store information on the connectivity to other features. The exact format
of this connectivity depends on the rendering method. To help explain
the Loop scheme below, we will use a naïve structure for vertices
as follows. For simplicity the structure stores only geometric position
and not color information.
typedef struct
{
VERT* parents[2]; // Verts on birth edge.
VERT* across[2]; // Verts opposite birth
edge.
ARRAY<VERT*> adjs; // Vertices sharing
an edge.
VECTOR pos;
VECTOR normal;
} VERT;
The "parents" are the vertices of the "birth" edge from which the vertex was originally created in the splitting step. The "across" are the vertices opposite the birth edge. The "adjs" are the vertices sharing an edge with the vertex. In the subdivision algorithm, "parents" and "across" are used only in the first average when the vertex is created from a split. The "adjs" are used only in subsequent averages. Figure 1 illustrates the VERT structure. Note that the "adjs" must be stored in counterclockwise order for the tangent computation to work properly.



Rendering a subdivided mesh consists of a recursive process where at each
level of recursion there are two steps. The first step is the splitting
step, where the mesh is each triangle is split into 4 triangles at the
midpoints of each edge. The second step is the averaging step, where the
positions of each vertex in the split mesh are perturbed according to
a weighted average of neighboring vertices.
For Loop Subdivision there are four cases for the averaging rules. At
each level of subdivision, there are two kinds of vertices: the vertices
that were already there ("old"), and the vertices that were
just created by the split ("new"). For both old and new vertices,
boundary vertices, or vertices that lie touching an edge with only one
adjacent triangle, are handled differently from interior vertices.
After the entire mesh is subdivided and averaged, then the result can
be passed back into the algorithm and subdivided again. Repeating this
process produces nice smooth meshes.
The logic for averaging a single vertex of the mesh is given in the code
below.
void ComputeAverage(VERT*
vert) {
if(Vertex_Created_By_Split(vert)) {
VERT* par0 = vert>parents[0];
VERT* par1 = vert>parents[1];
VERT* acc0 = vert>across[0];
VERT* acc1 = vert>across[1];
if(Vertex_On_Boundary(vert))
{
vert>pos = (par0>pos+par1>pos)/2;
}
else {
vert>pos
= (3.0/8.0)*par0>pos+
(3.0/8.0)*par1>pos+
(1.0/8.0)*acc0>pos+
(1.0/8.0)*acc1>pos;
}
}
else {
if(Vertex_On_Boundary(vert))
{
vert>pos
= (6.0/8.0)*vert>pos;
for(int
i=0;i<vert>adjs.Size();i++) {
//
Exactly 2 should be on boundary.
VERT*
a = vert>adjs[i];
if(Vertex_On_Boundary(a))
{
vert>pos
+= (1.0/8.0)*a>pos;
}
}
}
else {
int
n = adjs.Size();
float
temp = 3 + 2*cos(2.0*PI/n);
float
alpha = (40.0  temp*temp) / 64.0;
vert>pos
= (1alpha)*vert>pos;
alpha
/= n;
for(int
i=0;i<n;i++) {
vert>pos
+= alpha * vert>adjs[i]>pos;
}
}
}
}
Visual representations in socalled "Averaging Masks" can been seen in virtually every paper on subdivision surfaces.
Edge
Sharpness
What if you want some sharp edges? Edge sharpness is an area where subdivision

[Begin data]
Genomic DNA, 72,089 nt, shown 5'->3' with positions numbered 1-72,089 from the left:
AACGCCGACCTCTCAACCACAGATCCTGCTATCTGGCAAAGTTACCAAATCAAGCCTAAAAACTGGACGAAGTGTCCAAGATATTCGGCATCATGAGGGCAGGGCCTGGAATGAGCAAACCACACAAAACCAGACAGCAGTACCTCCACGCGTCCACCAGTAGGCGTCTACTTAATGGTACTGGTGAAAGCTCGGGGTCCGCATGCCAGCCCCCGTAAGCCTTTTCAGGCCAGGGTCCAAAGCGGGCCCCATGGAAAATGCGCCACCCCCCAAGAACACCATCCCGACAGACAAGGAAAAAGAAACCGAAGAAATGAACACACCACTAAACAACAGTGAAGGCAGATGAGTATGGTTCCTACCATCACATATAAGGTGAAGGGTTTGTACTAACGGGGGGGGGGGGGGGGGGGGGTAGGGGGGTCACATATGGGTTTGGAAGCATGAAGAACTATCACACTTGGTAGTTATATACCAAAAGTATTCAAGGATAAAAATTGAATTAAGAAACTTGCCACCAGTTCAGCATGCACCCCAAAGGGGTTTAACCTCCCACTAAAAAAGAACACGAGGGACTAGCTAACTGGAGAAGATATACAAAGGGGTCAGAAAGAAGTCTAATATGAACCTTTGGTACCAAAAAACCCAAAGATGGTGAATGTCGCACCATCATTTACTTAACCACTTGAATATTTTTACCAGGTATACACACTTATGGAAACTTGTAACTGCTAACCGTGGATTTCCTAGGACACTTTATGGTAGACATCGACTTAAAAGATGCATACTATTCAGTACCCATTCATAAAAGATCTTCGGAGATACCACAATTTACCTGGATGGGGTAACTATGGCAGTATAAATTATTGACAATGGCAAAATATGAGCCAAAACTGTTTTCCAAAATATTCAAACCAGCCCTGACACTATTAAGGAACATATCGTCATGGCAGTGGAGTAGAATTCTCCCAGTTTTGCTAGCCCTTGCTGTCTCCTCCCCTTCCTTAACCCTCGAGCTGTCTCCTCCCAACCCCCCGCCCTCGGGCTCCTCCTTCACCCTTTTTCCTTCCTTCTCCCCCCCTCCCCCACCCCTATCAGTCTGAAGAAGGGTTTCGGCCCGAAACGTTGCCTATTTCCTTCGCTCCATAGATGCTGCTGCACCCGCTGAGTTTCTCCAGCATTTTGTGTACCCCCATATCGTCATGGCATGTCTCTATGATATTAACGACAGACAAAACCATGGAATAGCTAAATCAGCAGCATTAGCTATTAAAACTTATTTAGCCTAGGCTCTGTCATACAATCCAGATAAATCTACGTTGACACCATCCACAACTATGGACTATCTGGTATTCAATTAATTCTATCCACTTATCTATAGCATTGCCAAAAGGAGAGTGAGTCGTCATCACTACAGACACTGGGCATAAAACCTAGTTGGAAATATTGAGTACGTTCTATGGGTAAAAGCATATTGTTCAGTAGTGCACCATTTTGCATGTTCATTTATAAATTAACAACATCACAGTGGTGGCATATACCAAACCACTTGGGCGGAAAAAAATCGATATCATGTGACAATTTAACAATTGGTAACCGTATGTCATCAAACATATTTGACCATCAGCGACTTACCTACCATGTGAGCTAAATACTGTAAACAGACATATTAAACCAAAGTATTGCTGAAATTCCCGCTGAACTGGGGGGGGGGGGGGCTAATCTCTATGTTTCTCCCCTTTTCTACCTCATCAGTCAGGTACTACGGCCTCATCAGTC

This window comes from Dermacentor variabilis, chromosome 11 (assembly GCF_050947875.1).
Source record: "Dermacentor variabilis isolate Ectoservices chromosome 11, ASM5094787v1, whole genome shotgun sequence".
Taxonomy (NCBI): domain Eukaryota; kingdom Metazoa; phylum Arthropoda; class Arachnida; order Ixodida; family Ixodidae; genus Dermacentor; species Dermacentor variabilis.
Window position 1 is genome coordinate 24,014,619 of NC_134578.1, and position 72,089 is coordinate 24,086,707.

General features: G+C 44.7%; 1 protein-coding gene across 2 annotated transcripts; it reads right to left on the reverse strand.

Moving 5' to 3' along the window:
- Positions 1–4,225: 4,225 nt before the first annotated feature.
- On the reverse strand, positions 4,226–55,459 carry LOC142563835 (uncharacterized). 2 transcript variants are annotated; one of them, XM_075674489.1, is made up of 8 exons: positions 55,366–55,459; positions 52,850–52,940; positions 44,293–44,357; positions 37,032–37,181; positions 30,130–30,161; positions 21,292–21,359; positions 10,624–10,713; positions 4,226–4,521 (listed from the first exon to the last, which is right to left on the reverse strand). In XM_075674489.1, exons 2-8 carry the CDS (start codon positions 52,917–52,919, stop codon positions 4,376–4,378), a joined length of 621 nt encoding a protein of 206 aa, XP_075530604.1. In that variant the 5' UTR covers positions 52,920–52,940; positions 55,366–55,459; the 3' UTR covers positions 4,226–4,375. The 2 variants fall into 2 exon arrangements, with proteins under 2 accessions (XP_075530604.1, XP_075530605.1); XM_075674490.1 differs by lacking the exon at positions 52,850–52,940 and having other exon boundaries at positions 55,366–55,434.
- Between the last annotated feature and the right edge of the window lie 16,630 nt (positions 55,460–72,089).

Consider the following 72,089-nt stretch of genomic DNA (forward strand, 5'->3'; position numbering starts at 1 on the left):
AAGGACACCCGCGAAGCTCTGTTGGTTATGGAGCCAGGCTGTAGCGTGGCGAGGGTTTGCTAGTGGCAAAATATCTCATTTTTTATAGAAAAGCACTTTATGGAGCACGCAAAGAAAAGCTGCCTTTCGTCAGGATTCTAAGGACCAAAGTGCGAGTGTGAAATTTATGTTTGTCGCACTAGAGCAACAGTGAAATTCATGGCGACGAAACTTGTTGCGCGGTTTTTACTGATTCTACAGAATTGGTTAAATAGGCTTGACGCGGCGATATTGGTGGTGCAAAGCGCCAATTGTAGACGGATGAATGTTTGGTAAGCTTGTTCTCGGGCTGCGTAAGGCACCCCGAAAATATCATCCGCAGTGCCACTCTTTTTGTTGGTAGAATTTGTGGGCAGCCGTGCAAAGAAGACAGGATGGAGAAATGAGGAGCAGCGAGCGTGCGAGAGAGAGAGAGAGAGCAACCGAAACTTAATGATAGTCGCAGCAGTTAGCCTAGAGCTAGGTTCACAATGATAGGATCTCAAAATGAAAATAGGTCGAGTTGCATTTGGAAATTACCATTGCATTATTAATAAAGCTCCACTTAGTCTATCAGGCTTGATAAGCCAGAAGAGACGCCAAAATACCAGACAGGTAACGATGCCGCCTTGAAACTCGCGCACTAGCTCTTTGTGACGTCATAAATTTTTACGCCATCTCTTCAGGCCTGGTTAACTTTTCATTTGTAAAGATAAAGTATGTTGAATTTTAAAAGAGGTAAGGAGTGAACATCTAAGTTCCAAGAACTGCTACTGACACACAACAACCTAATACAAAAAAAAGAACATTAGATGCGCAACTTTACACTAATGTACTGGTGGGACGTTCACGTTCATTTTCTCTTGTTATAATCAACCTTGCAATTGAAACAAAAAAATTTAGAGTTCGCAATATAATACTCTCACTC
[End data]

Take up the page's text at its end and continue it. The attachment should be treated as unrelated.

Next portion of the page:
surfaces have an advantage over Bezier patches and NURBs, because it is
easy to control the degree of sharpness at an edge.
To make an edge look sharp, we simple skip the averaging step for any
vertices on the edge. The program can set the degree of sharpness by how
many levels of subdivision it waits before applying the averaging step
again. See [3] for details and examples.
Normal Offsets
While a subdivision surface will be nice looking and very smooth, there
are always needs for finer detail. The program can add this fine detail
with normal offsets, or "displacements" as [4] calls them.
Just as vertex positions can be computed procedurally weighted averages
of neighboring vertices, tangents at those vertex positions can be computed
as well. Two nonparallel tangents can be computed, and their outer product
may be taken, producing a normal to the surface at the vertex. The logic
for computing two tangent vectors is given in the following code. See
[7] for an exposition of how this computation is derived.
void ComputeNormal(VERT*
vert) {
int n = vert>adjs.Size();
VECTOR tang_a(0,0,0);
VECTOR tang_b(0,0,0);
for(int i=0;i<n;i++) {
float temp = 2*i*PI/n;
float s = sin(temp);
float c = cos(temp);
tang_a += vert>adjs[i]>pos
* s;
tang_b += vert>adjs[i]>pos
* c;
}
vert>normal
= OuterProduct(tang_a,tang_b);
}
Once the
normal at a vertex is computed, its final position is just a scalar displacement
value multiplied by that normal. Note that for smooth shading, the normal
at the displaced vertex may be needed. This displaced vertex normal is
not the same as the subdivision surface normal, and its computation is
a bit trickier. See [4] for more detail.
Color Offsets
Just as geometric coordinates can be stored as part of the vertex data,
additional "scalar fields," as [3] calls them, can be included
for vertex colors. Just as normal offsets can be added to displace the
vertices, color offsets can be added to the subdivided color values.
Color offsets create a framework for a character model that doesn't require
textures. Given that our supposed triangle size is one triangle per pixel
anyway, textures start to seem impractical, especially on character models
where there is little opportunity to repeat or tile textures.
When used along with the Wavelet Compression described below, color offsets
to the results of color subdivision as scalar fields provide a practical